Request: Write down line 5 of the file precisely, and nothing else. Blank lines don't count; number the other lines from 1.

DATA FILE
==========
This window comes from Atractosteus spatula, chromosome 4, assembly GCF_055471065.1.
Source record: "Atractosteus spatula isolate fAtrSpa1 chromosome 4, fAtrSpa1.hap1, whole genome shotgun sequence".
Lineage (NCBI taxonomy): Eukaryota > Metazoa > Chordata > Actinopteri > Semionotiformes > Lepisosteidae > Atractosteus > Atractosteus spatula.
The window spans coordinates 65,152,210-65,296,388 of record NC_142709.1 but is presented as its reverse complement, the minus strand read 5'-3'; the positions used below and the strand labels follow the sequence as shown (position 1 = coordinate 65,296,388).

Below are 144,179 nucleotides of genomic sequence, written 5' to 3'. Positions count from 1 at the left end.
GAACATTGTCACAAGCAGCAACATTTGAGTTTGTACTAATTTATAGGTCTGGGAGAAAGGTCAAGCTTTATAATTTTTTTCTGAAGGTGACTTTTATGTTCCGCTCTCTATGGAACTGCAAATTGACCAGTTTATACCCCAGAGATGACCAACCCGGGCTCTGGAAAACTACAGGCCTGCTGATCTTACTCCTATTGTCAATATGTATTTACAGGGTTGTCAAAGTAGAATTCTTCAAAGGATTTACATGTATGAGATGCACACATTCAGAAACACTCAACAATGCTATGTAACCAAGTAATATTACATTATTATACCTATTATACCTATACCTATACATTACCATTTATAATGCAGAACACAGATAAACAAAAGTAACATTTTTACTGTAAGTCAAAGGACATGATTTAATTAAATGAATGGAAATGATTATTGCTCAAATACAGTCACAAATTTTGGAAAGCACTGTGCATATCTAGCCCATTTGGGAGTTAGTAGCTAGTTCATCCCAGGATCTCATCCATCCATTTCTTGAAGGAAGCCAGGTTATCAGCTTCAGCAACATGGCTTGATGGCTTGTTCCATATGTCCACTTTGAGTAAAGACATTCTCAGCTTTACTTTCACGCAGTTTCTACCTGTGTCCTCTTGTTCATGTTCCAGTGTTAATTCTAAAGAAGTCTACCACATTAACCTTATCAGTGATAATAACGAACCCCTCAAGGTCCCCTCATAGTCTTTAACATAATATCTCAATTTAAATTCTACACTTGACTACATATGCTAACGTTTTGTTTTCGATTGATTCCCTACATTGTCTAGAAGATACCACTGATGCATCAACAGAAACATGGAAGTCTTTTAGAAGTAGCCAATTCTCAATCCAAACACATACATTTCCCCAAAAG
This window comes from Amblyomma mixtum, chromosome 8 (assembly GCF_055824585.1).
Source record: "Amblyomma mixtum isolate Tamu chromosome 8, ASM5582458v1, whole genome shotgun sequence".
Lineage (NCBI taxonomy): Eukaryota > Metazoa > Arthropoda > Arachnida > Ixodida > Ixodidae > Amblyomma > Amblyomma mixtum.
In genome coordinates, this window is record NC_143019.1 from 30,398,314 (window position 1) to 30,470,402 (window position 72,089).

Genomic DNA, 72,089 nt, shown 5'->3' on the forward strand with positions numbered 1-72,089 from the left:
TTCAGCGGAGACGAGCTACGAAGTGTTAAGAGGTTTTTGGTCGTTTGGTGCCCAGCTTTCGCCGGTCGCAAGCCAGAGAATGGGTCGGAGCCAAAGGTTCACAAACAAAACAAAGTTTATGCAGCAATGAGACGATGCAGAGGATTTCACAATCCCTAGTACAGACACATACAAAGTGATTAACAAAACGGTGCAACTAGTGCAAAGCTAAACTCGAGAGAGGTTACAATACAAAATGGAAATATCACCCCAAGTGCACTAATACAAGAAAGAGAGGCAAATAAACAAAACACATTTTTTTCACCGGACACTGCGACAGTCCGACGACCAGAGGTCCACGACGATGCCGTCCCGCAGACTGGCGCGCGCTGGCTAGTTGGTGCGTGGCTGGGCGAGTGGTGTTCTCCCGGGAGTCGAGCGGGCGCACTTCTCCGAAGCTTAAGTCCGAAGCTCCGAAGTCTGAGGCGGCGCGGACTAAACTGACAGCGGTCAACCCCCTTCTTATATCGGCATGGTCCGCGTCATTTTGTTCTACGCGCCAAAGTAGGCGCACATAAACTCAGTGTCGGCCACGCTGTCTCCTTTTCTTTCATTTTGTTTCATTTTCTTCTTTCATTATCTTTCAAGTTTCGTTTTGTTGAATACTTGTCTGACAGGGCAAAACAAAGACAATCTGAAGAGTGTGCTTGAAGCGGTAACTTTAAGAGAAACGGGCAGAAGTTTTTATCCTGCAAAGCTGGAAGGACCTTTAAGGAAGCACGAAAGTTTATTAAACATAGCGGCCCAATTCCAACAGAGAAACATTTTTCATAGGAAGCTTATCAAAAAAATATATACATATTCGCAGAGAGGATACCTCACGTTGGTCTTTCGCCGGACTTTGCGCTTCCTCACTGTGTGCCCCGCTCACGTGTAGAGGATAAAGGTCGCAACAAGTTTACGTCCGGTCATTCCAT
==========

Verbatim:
Below are 144,179 nucleotides of genomic sequence, written 5' to 3'. Positions count from 1 at the left end.